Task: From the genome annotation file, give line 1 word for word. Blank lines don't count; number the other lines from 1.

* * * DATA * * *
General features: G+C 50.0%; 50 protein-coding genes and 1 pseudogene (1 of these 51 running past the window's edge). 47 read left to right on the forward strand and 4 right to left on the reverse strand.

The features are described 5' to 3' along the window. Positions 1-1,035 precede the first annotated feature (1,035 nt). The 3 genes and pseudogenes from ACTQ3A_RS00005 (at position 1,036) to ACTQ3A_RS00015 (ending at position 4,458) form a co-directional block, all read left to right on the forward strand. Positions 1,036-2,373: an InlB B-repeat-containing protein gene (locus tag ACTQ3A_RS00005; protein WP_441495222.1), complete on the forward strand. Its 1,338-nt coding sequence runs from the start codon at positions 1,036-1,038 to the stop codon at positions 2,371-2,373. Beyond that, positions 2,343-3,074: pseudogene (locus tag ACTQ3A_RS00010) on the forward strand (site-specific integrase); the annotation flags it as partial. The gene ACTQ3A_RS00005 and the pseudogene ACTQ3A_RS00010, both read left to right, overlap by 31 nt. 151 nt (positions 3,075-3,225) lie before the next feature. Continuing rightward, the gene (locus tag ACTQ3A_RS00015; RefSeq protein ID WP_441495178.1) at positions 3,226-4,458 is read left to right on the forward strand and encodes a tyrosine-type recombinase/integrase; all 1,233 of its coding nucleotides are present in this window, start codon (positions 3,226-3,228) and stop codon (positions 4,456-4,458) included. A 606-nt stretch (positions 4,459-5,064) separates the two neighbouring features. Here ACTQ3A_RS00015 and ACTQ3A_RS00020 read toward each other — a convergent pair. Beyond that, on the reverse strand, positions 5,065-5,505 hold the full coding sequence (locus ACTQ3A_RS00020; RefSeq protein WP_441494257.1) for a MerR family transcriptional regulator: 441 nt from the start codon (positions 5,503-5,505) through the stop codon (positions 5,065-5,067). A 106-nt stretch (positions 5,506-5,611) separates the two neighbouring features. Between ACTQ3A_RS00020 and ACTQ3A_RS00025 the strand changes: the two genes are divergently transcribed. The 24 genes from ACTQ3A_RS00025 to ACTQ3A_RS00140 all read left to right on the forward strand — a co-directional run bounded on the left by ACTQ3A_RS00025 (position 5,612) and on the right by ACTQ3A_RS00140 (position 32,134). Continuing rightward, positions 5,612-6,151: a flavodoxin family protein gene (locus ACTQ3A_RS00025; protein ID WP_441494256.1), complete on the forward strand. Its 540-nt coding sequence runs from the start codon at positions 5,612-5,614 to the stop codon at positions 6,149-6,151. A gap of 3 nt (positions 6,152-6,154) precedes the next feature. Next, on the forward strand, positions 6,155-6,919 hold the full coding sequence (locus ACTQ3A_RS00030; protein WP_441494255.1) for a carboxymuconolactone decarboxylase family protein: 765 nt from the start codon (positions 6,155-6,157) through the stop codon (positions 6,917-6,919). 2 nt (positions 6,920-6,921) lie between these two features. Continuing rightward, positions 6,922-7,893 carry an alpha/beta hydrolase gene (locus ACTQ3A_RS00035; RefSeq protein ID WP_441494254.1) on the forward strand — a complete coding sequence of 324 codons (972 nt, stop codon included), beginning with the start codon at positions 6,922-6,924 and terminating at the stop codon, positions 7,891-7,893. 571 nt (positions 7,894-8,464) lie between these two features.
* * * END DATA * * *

General features: G+C 50.0%; 50 protein-coding genes and 1 pseudogene (1 of these 51 running past the window's edge). 47 read left to right on the forward strand and 4 right to left on the reverse strand.